Gardner’s prescription for severe PAS is extreme: to completely separate the child from the alienating parent (mother) and “de-programming” the child from the brainwashed mindset that the targeted parent (father) was abusive [29,38]. What is more, some of the children who were forced to live with the allegedly abusive father by the decision of the court that followed this prescription attempted to commit suicide, some of them were unfortunately successful in this attempt [38,39].

Dispute about the diagnostic classification of PAS

PAS is not listed in the DSM-IV-TR and DSM-5. An increasing number of studies are devoted to PAS, and Bernet et al. [40] proposed to change PAS to parental alienation disorder (PAD) and include it in the DSM with a set of diagnostic criteria (Table 1). Until now, after 10 years of this suggestion, disputes between the pros and cons of including PAS/PAD in the DSM are still going on in legal, medical, and other related professionals.

Suggested Diagnostic criteria for Parental Alienation Disorder, by Bernet et al. [40]

A. The child—usually one whose parents are engaged in a high-conflict divorce—allies himself or herself strongly with one parent and rejects a relationship with the other, alienated parent without legitimate justification. The child resists or refuses contact or parenting time with the alienated parent.
B. The child manifests the following behaviors:
(1) A persistent rejection or denigration of a parent that reaches the level of a campaign.
(2) Weak, frivolous, and absurd rationalizations for the child’s persistent criticism of the rejected parent.
C. The child manifests two or more of the following six attitudes and behaviors:
(1) Lack of ambivalence.
(2) Independent-thinker phenomenon.
(3) Reflexive support of one parent against the other.
(4) Absence of guilt over exploitation of the rejected parent.
(5) Presence of borrowed scenarios.
(6) Spread of the animosity to the extended family of the rejected parent.
D. The duration of the disturbance is at least 2 months.
E. The disturbance causes clinically significant distress or impairment in social, academic (occupational), or other important areas of functioning.
F. The child’s refusal to have contact with the rejected parent is without legitimate justification. That is, parental alienation disorder is not diagnosed if the rejected parent maltreated the child.

The rationales put forward by the opponents against defining PAS as PAD are largely as follows [41]: 1) there lacks empirical data to give the phenomenon of alienation a status of disease, 2) a formal diagnosis will complicate custody disputes and only increase confusion, 3) PAS does not need to be classified as a mental disease for the court to consider it during the divorce process, 4) children who are already suffering from parents’ divorce should not be labeled with mental illness, and 5) the offender’s attorney may use parental alienation (PA) to belittle the other’s claim [4,42].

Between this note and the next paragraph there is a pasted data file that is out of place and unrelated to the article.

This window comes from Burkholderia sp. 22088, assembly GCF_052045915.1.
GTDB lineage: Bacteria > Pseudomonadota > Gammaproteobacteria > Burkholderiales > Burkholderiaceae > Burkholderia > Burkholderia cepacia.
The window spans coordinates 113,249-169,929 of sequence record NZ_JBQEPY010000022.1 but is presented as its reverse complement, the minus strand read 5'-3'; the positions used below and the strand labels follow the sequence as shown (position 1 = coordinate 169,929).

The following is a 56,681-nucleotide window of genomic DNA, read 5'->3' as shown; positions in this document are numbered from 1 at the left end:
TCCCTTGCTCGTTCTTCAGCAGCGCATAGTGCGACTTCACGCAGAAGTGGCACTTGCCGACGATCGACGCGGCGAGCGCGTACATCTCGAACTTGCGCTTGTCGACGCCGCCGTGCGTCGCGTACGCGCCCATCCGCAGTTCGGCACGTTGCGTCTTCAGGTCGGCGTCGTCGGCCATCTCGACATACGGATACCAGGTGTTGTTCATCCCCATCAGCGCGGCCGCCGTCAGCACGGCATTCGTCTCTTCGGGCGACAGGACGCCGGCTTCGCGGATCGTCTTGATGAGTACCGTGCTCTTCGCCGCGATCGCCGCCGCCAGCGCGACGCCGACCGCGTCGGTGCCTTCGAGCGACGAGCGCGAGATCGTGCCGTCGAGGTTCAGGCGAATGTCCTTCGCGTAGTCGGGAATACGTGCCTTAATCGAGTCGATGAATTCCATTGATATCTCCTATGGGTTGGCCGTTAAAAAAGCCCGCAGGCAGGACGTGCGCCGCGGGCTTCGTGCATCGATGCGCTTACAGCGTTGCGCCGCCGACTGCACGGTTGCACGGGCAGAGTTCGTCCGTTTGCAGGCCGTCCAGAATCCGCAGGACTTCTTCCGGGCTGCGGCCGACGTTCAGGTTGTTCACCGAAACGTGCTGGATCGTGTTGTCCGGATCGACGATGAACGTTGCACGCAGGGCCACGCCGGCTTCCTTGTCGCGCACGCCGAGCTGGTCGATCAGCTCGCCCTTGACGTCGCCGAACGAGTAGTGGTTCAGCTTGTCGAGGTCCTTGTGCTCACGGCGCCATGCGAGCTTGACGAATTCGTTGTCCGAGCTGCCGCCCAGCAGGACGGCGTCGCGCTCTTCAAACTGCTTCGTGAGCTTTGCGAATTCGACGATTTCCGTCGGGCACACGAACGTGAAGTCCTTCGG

The rationales for supporting the disease classification of PAS as PAD are largely as follows [43]: 1) there are ongoing qualitative and quantitative studies on the issue of PA, 2) among mental health professionals who have worked with children in divorced families, it is a widely accepted fact that there is a high prevalence of PA in children whose parents are in constant and intense conflict, 3) mental health trainees and clinicians should be trained on the prevalence and symptoms of PAS in order to enable the early detection of PAS in children and families, 4) the inclusion of PAD in the DSM and ICD will increase the awareness and understanding among clinicians, which would enhance the likelihood that children in divorced families will have healthy relationships with both parents, and 5) diagnosis-based consensus is an efficient way to prevent PA from being misused by the abusing parent. If PA has no diagnosis agreed upon or mental health professionals are not trained to detect and screen for PA, it will be easier for the abusing parent to make allegations that the child has been manipulated.

Despite these controversies, PAS is still an issue in custody disputes, and the professionals involved need to attain knowledge and competence to deal with the pros and cons of PAS, and become aware of and attend to the relevant areas of interest.


In custody dispute cases where allegations of domestic violence or child abuse are made, it is common for those allegations to be accompanied by allegations of PAS, which also serves as the basis for nullifying the mother’s attempts to thwart the father’s attempts at approaching the child [4]. In such cases, the parents mutually accuse each other of having problems, and extremely careful observations and approaches are required to judge the genuineness of domestic violence and PAS, which requires specialized experience and training in domestic violence, trauma, and PAS [2,4,8,44].